Some words about colours

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What colour is this flower? It’s yellow, right?  We thought so too! But we heard something mind-blowing the other day. Did you know that ‘pink’ used to mean ‘yellow’? Us neither. How can pink be yellow? Apparently, it’s because there is a German word ‘pinkeln’ which means to urinate (we know – this isn’t the kind of thing we usually talk about). In the past, walls were often covered with distemper, a kind of whitewash, which could be coloured. The distemper was sold in powder form and mixed up when needed – except for a yellow colour, which was sold as a liquid, hence being associated with ‘pinkeln’ and so ‘pink’. This was convenient and popular but over time, the most popular colour became a kind of pale red and the name stuck. There is also an artists colour called ‘Dutch Pink’ which is a light greenish yellow. In more recent times, ‘pink’ as a description of a colour is generally thought to refer to the flower dianthus, which is also known as a pink. They became popular in the seventeenth century, round about the time that the word pink became generally linked with the colour we associate it with now.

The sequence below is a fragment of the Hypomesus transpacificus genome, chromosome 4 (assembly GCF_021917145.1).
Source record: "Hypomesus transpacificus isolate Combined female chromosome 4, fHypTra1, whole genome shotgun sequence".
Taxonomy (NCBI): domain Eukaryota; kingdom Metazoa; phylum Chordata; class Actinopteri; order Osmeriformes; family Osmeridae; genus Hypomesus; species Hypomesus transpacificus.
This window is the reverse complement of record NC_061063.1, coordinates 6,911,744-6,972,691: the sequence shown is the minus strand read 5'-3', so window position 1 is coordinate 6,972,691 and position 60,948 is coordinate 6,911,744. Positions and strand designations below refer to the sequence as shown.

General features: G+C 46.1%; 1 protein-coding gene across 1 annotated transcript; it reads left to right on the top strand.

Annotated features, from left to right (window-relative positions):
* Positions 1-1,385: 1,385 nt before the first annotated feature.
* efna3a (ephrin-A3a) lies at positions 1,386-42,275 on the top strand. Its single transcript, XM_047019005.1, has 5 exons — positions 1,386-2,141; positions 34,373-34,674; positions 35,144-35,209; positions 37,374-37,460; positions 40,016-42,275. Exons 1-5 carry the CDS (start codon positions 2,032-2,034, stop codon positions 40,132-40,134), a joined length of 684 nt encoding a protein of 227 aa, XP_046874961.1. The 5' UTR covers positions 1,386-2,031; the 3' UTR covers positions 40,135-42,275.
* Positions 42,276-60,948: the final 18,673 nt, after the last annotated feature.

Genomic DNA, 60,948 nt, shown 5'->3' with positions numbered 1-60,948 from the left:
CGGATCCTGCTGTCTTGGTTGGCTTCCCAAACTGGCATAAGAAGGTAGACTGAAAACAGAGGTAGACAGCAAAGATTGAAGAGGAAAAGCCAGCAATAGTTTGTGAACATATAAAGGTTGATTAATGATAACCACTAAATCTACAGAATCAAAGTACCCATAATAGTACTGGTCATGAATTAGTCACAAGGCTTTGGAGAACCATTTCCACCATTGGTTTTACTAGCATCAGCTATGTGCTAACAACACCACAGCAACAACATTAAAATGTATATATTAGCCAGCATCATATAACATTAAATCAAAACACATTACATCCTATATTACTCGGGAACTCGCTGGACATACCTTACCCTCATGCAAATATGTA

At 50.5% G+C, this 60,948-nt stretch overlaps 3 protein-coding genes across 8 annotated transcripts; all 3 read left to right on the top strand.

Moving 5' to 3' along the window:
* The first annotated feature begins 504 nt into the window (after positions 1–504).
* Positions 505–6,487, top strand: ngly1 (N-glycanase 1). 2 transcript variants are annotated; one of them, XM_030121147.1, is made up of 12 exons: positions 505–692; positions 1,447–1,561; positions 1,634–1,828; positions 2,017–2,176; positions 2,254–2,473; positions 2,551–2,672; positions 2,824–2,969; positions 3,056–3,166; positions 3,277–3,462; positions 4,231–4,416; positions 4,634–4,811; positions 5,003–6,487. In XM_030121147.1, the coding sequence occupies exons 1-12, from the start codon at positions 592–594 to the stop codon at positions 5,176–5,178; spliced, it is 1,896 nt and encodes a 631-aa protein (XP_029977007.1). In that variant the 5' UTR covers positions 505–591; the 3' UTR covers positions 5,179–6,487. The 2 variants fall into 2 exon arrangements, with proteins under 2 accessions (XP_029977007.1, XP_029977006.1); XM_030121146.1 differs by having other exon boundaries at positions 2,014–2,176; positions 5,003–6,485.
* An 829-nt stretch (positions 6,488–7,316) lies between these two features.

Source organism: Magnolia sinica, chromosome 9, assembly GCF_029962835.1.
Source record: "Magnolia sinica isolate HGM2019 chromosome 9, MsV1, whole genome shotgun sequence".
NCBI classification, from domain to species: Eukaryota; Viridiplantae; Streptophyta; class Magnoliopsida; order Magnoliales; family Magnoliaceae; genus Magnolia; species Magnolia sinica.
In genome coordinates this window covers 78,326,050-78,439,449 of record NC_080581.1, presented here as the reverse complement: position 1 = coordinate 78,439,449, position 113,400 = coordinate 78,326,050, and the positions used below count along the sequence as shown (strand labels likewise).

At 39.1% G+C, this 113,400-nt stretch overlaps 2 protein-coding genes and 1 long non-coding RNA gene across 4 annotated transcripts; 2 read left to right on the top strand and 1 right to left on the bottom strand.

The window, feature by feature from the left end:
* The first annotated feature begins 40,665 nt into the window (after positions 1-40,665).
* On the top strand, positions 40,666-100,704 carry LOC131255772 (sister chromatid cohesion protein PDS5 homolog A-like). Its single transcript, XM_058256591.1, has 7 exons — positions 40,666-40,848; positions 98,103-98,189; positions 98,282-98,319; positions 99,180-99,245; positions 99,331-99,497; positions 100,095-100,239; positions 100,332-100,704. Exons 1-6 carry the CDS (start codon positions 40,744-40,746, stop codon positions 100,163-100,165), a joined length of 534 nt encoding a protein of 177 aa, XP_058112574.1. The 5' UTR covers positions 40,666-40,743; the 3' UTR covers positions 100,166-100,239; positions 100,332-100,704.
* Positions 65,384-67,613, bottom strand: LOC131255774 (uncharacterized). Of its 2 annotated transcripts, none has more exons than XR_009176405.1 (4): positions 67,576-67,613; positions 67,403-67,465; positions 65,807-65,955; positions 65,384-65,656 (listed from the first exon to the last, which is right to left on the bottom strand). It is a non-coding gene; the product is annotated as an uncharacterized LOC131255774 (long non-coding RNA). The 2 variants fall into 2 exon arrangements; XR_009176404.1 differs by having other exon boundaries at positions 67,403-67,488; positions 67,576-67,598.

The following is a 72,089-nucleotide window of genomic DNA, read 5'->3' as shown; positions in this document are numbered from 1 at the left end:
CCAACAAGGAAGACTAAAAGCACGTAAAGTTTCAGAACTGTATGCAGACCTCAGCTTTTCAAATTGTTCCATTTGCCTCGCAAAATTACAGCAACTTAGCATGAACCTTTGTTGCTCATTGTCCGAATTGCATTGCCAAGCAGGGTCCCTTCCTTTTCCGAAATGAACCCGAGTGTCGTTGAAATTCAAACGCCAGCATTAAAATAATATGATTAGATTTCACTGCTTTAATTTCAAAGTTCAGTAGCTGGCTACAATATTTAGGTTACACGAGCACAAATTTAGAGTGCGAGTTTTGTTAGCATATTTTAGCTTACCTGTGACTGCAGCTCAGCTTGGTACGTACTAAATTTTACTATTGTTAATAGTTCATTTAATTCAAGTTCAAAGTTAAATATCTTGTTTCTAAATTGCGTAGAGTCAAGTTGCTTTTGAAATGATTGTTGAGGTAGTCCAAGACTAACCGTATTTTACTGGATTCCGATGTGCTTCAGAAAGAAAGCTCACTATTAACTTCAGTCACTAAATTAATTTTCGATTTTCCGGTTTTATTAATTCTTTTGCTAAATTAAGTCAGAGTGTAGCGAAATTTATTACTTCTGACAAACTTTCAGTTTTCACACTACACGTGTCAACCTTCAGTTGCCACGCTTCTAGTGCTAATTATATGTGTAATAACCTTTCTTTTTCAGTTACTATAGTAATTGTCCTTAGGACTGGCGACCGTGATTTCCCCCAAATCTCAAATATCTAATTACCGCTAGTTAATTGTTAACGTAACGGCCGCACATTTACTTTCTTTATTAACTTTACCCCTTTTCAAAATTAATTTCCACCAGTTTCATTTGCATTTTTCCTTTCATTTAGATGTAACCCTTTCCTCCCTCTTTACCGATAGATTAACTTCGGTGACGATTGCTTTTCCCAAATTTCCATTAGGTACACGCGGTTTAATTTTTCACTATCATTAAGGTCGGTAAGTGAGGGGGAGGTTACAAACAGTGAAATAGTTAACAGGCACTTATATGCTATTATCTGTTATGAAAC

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And something else we didn’t know – when people in the plastics industry talk about PVC ‘yellowing’ they don’t necessarily mean that the PVC has gone yellow because ‘yellowing’ can show as several colours, one of which is pink! (And this is not the same as ‘pinking’, which also turns the PVC pink but which results from a specific manufacturing process. We read these things so you don’t have to.) Oh – and maroon used to mean brown, not red. And auburn used to mean brownish white rather than reddish brown. Don’t even try and guess what blue used to mean…

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